19th Century Stereoviews Transform Hudson Valley Scenes Into 3D Photography
Double vision: A New Paltz man deals in antique photography
A contemporary photo of Poughkeepsie’s Main Street
Photograph by Frank Roberts
It’s hard to imagine 3-D images from the 1800s. Yet stereoviews — two identical photos placed side by side to make the image appear in 3-D when seen through a special viewer — were the most popular form of photography from the 1860s through the 1920s.
Now obsolete, surviving stereoview photos often end up in the hands of dealers like New Paltz’s Jeffrey Kraus, who became interested in the field in the late ’60s. His father once owned a bookstore, and the volumes he obtained were often paired with corresponding photos — which were ignored until Kraus rediscovered them and began hawking them at flea markets. He remembers “meeting collectors who asked why I was selling them cheaply. I said, ‘Why? Are they worth anything?’ ”
Turns out stereoviews can be very valuable. Kraus — who built his inventory up to 8,000 stereoviews and other forms of antique photography — has collected $6,000 for a single image. But some stereoviews are quite affordable. “People think these are only in museums,” he says. “They don’t realize they can own an original Civil War photograph for $75.” According to Kraus, stereoviews made after the 1880s are worth less because they were mass-produced by that point.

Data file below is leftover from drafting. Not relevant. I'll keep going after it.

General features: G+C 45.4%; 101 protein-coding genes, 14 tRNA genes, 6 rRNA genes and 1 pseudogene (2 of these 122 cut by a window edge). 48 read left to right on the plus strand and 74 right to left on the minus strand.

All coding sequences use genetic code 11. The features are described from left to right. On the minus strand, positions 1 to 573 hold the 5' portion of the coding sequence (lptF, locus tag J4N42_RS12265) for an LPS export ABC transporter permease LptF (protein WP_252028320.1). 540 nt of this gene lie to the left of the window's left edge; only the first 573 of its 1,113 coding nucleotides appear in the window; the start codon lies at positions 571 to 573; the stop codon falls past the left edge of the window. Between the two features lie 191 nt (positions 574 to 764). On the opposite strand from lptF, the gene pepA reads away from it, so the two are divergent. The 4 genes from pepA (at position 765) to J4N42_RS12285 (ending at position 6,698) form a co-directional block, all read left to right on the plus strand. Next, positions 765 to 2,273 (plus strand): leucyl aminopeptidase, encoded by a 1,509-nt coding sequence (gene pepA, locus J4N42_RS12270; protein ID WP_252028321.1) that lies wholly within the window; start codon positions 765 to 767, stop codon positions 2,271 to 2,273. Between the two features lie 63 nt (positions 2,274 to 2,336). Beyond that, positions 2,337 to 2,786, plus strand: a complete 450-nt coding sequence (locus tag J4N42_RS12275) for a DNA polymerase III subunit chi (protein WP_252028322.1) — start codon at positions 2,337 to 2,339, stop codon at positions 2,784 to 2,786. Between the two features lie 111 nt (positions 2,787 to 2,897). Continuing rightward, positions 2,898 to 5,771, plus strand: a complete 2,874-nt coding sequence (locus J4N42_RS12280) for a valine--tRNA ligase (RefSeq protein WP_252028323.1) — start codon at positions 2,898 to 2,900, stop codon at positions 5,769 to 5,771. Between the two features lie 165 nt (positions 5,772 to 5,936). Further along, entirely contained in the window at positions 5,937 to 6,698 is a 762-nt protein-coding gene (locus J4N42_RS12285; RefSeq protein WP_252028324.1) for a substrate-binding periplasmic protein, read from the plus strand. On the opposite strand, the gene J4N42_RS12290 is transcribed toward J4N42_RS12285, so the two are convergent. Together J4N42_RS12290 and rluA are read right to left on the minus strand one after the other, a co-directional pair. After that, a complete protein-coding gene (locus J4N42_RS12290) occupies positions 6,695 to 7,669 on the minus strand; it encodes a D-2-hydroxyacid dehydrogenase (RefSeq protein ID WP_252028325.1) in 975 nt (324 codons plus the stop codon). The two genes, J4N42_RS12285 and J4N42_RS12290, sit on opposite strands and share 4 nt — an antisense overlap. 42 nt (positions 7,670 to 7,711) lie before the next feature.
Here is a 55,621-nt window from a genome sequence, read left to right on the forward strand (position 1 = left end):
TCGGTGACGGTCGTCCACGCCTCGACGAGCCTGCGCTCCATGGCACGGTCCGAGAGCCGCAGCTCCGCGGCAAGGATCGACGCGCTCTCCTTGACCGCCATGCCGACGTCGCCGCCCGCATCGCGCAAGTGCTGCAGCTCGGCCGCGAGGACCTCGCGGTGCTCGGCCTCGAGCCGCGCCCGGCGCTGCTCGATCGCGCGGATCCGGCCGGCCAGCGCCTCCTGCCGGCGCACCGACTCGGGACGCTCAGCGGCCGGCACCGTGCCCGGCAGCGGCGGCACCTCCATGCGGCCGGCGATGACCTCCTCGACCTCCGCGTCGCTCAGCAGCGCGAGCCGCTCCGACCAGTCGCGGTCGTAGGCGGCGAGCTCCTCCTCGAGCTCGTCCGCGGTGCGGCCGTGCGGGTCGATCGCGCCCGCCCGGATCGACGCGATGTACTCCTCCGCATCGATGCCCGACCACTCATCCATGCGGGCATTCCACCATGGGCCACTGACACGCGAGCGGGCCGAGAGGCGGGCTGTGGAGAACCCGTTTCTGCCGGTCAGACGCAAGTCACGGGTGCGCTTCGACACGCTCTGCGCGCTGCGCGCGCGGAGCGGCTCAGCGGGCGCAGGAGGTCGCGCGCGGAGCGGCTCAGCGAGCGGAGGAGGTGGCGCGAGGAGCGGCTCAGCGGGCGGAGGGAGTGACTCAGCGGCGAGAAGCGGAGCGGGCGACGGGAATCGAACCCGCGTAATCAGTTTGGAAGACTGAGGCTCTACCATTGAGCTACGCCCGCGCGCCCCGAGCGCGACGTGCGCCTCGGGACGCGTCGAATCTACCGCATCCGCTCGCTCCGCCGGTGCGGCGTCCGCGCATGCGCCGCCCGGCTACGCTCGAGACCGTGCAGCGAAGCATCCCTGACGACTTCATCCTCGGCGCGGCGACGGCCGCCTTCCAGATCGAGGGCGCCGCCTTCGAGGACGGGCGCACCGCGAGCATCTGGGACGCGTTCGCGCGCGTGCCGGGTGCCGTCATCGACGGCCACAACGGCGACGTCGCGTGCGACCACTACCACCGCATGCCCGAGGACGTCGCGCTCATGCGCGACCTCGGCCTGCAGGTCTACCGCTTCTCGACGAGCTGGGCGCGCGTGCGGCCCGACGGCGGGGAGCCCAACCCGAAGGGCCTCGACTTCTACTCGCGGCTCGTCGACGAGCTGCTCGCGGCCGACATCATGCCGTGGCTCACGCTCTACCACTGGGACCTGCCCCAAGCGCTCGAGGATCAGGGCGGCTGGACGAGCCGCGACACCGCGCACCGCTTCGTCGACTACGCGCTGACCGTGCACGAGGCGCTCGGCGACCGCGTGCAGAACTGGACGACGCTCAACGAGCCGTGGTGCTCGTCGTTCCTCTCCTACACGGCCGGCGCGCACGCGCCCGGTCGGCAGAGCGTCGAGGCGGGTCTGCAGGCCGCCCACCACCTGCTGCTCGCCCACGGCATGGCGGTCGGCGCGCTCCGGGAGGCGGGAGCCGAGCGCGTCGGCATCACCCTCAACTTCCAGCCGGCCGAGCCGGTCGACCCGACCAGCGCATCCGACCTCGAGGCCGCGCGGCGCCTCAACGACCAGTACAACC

Kraus’s customers are usually private collectors searching for specific image categories, like Native Americans or the West. He also gets requests from filmmakers and museums. He sold an image to Miramax Films for the Gangs of New York DVD; the Metropolitan Museum of Art wanted some for a Civil War exhibit; the Library of Congress frequently contacts him, too.
Kraus — the executive director of Hudson Valley Community Services, an organization that promotes health, particularly for those suffering from HIV/AIDS — also has a personal collection of close to 5,000 antique photos of Hudson Valley scenes and aviation (among other topics). He confesses he loves stereoviews because they bring bygone worlds to life. “When you put it in a viewer, you can look in someone’s eyes and wonder what they did after that moment,” he says. “It’s a look at another time.”
For more stereoview photographs, view the gallery of images below or visit www.antiquephotographics.com.